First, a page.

President Guillermo Lasso announced Thursday that the government is working on a plan to legalize the residency of Venezuelan refuges living in Ecuador. “Currently, most of those who have fled Venezuela have no legal status and we must rectify this so that they can have employment, receive services and participate in our national affairs,” he said. “To do this will require the support of the international community, first in recognizing the crisis that is effecting millions of people and second, in the provision of financial resources to provide the needed help.”
Lasso comments followed the announcement Thursday at a United Nations-sponsored conference in Canada that participating countries would contribute $954 million to assist Venezuelan migrants dispersed throughout South America. According to the UN, 5.7 million Venezuelans have left their country since 2016, with an estimated 440,000 currently living in Ecuador.
Filippo Grandi, United Nations High Commissioner for Refugees, said the Covid-19 pandemic is causing extreme suffering for Venezuelan migrants. “The devastation suffered in Latin America and the Caribbean by the disease is making life unbearable for those who were forced from their home country,” he said. “One in four Venezuelan children are separated from one or both of their parents. One out of three go to bed hungry each night. Nearly two-thirds have not attended school since the beginning of the pandemic. The risk for women has increased and domestic violence and sexual harassment are at record levels.”
Grandi said his office will collect the funds pledged to refugees and develop a distribution system based on their location. According to his office, the countries with the highest number of Venezuelans are Colombia, Ecuador, Peru, Chile and Brazil.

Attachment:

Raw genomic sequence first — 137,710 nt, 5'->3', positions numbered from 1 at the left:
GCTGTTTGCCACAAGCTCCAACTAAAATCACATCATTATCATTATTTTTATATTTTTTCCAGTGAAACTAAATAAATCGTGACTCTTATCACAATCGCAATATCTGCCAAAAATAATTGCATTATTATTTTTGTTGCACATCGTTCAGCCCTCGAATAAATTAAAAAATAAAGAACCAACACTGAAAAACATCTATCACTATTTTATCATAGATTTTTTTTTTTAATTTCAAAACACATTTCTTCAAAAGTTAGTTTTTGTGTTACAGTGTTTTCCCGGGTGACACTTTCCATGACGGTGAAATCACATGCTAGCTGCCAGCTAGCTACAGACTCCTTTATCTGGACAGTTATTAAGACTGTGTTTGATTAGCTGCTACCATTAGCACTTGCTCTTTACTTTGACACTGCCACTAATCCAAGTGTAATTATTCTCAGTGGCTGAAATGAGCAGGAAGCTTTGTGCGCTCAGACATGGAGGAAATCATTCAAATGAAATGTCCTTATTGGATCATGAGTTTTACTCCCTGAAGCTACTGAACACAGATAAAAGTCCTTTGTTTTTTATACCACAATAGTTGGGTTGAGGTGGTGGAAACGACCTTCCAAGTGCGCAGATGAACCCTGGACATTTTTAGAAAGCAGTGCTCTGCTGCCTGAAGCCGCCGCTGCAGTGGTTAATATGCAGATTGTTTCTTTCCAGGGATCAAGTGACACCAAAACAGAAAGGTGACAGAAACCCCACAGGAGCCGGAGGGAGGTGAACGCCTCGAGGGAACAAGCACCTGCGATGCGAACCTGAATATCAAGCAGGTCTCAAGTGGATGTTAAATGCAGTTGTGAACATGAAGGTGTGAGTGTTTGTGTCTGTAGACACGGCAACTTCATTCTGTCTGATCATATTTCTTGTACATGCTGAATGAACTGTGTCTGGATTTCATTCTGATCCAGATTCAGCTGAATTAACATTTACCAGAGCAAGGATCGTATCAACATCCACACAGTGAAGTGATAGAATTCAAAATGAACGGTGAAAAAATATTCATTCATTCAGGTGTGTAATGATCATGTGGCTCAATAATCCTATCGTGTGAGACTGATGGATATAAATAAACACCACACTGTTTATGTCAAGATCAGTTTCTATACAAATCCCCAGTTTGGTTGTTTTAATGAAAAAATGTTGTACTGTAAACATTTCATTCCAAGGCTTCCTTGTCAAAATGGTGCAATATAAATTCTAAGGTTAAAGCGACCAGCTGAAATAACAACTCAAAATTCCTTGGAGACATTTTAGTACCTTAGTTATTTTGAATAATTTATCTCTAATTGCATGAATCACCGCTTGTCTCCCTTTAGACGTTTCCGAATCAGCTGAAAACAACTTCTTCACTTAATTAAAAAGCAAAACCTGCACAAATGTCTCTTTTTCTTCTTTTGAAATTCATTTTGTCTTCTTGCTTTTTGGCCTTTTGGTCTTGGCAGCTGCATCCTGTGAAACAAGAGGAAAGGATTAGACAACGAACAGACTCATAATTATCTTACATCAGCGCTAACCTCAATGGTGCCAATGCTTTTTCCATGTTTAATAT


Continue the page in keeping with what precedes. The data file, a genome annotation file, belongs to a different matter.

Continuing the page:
Government organizes vaccination brigades
Concerned with the high rate of no-shows for vaccination appointments, Vice President Alfredo Borrero is organizing “mobile vaccination brigades” to encourage Ecuadorians to get vaccinated against the Covid19 virus. The government reported last week that eight to 10 percent of those signing up for vaccines miss their appointments, including some scheduled for a second dose.
“Because of the absenteeism, we are taking a different approach for getting people to the vaccination centers,” Borrero said. “We will actively look for people to persuade them to the centers. This is especially important for those who have received one dose and need the second. We will also contact those who have not made appointments.” He added that the vaccine brigades will use email and social media to contact the unvaccinated and, if that fails, make phone calls and visit homes.
Ecuadorian wins U.S. chess championship
Ecuadorian Carla Heredia won the U.S. Women’s Chess Championship in Las Vegas Thursday night. In a social media post, she wrote, “We made it Ecuador! I am champion! This is the fifth time that I participated in this tournament and I am very happy I was finally able to win.” Crowned Ecuador’s Grand Chess Master last year, Heredia won the Las Vegas tournament in five games. In the final round, she tied with China’s Zoey Tang at 4.5 points but won on the tiebreaker.